The limits of Mac and Mouse Apr 2017

It all started with recent kernel panics on my MacBook Pro laptop, almost every night, causing me to revisit my setup and choice of technologies. For the record: I’m very attached to my 2014-era “MBP”, its high-quality build, performance, portability, and battery life, as well as tons of superb apps for browsing, email, drawing, archiving, searching, etc.

The 2880 x 1800 “Retina” display is incredible. I’ve scaled it back to 1920x1200, but the way this works is that internally rendering then happens at 3840 x 2400 (i.e. pixel-doubling all graphics elements), to be scaled back to the native resolution as the very last step. The clever bit is that fonts are rendered in that huge size first, and then scaled back, with proper aliasing. The result is that at 1920 x 1200 effective resolution, text still comes out much, much crisper.

When you use the mouse, copy-and-paste rich media, and live in some of these apps all the time, then the Mac is in a league of its own (all IMNSHO, of course). It. Just. Works. Really.

But the reality is… I don’t.

Programming, i.e. going through a think/edit/run cycle for hours on end doesn’t fit a mouse- or trackpad-based approach. Aiming with a mouse requires a hefty sensory feedback loop, which uses a lot more energy than growing the habit of typing key combinations. With the keyboard, we can engage our spinal cord as muscle memory takes over. With the mouse, we can’t. It’s like having a secondary processor, freeing the main one to do the thinking (in parallel, even!).

Trouble is, I really don’t want to lose the convenience of macOS, its many comforts, the fact that I can just close it, take it along, open it up, and resume without giving it a second thought.

For several years I’ve just shrugged this off, switching to iTerm2 for its extra features (panes!), but it’s not cutting it for me anymore. Switching between apps with CMD-TAB and “desktop switching” (full-screen jumps) is sluggish, the visual transitions are boring and irritating. Two-/three-/four-finger swipes require the trackpad again, and are equally slow. Yawn.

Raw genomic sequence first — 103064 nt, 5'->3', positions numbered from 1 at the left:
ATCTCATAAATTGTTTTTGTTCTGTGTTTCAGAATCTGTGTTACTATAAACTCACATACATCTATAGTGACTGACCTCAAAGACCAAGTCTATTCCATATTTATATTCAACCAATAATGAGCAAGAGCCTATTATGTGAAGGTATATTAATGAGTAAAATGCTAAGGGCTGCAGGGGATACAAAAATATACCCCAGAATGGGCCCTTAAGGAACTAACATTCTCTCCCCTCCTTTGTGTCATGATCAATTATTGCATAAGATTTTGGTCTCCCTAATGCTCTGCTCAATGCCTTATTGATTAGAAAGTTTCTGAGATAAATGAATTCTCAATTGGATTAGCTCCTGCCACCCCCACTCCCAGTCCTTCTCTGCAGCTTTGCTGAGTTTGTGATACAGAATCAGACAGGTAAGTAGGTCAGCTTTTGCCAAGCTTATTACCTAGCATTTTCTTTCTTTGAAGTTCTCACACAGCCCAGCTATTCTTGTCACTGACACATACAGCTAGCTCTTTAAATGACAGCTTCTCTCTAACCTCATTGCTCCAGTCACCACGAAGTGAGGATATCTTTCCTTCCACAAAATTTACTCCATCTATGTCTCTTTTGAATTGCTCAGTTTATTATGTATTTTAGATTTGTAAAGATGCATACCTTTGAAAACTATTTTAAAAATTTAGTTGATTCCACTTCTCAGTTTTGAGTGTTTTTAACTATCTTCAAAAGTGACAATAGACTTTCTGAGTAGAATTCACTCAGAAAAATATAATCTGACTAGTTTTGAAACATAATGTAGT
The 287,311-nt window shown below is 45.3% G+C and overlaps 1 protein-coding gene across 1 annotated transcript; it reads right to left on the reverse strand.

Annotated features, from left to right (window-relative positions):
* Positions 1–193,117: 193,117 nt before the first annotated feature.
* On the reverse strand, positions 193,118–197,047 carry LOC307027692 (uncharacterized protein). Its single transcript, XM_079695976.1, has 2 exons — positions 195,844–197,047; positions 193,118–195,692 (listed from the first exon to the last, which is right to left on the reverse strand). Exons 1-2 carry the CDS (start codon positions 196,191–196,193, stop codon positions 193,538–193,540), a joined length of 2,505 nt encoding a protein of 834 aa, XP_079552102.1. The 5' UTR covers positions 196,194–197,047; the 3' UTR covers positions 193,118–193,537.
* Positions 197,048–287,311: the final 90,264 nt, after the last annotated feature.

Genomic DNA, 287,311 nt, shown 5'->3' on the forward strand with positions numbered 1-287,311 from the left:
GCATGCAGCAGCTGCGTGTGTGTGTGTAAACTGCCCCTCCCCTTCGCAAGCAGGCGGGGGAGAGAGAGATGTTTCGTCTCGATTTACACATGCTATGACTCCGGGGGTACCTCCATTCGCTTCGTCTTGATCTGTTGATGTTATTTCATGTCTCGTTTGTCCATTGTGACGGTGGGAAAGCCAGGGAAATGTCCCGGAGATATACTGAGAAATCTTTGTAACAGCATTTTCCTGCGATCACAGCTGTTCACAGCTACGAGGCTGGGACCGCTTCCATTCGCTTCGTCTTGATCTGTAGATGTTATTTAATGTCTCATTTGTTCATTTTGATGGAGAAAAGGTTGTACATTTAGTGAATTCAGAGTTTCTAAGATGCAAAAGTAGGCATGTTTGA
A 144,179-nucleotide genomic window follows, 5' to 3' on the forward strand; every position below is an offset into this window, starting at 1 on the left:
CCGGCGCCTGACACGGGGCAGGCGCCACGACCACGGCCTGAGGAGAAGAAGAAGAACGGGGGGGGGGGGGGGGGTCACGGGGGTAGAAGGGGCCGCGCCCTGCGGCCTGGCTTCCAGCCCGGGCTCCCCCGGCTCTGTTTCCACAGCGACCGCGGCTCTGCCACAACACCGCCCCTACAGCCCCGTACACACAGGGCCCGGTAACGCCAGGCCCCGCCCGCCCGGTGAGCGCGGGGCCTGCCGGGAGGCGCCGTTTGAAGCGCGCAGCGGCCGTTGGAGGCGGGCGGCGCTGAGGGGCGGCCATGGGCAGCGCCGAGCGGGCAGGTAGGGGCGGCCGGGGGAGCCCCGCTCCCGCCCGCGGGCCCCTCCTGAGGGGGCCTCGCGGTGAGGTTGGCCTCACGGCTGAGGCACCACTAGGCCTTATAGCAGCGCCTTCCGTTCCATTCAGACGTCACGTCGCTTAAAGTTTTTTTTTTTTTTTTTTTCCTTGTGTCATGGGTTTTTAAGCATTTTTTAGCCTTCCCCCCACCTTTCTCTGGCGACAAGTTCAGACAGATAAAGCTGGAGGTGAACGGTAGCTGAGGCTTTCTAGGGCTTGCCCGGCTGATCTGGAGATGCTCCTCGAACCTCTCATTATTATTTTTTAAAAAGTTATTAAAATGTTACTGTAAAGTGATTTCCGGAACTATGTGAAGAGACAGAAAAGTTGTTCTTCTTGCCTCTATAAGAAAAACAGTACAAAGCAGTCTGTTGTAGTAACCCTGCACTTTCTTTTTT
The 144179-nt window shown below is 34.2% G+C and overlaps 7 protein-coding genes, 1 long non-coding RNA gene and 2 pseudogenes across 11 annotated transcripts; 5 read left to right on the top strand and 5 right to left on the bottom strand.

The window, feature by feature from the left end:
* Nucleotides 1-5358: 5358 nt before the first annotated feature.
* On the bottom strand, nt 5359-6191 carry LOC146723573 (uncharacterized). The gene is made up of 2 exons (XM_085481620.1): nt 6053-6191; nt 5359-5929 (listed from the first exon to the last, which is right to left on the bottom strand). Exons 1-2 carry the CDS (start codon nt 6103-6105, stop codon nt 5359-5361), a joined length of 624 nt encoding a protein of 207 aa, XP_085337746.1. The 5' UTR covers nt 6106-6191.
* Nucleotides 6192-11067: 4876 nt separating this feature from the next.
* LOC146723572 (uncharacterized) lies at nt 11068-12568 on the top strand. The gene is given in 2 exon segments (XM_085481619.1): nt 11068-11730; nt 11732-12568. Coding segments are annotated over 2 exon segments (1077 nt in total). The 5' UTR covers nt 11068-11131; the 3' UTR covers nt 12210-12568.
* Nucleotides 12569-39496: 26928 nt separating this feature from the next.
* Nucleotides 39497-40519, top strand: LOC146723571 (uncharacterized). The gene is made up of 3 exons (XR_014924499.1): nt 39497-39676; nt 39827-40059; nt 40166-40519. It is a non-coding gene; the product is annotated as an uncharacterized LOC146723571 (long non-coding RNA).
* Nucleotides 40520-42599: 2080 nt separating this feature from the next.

Dual-booting would be a huge pain, not to mention getting Linux working on raw hardware, the trackpad, WiFi, screen resolution, sleep mode, etc.

My only option left seems to be to run Linux in a VM under macOS, in full-screen mode. With Parallels Desktop, which I’ve been using (and updating) for years now, it looks like all the raw-hardware issues can be avoided. I’ve turned off almost all Mac-like command key sequences, so that they can all be used inside Linux instead. As a result, the only way to get back to the Mac is a four-finger sideways swipe on the trackpad. Takes some getting used to, but so far so good.

At the end of the day, I can suspend the VM and it’ll all survive, even if my laptop decides to crash on me again in the middle of the night (what on earth is it doing after it’s put to sleep?).

Even in Linux, I can work on files residing on the Mac file system, since Parallels makes it easy to mount the home directory. All I need is a “mac“ symlink in my Linux home folder, pointing to “/media/psf/Home/”. Only thing to watch out for is that the Mac file system is case insensitive.

What this does is create a Very Strict Divide™, splitting my workflow into two modes. That may actually be a good thing, as I can keep email, chats, YouTube, and general surfing a bit further away from development - as an artificial hurdle to avoid at least some distractions. I’ll probably need to keep a browser and PDF viewer on the Linux side as well, for reference information.

Will it work? No idea. Time will tell. I’m willing to try anything by now, being really fed up with my dev workflow on the Mac (yes, I did also try tmux in a full-screen terminal window on Mac, but having come this far, I might as well go all the way and benefit from all Linux’s packages).

Next on the list: Vim as editor, i3 as desktop, and probably Ranger as file manager. Srsly.

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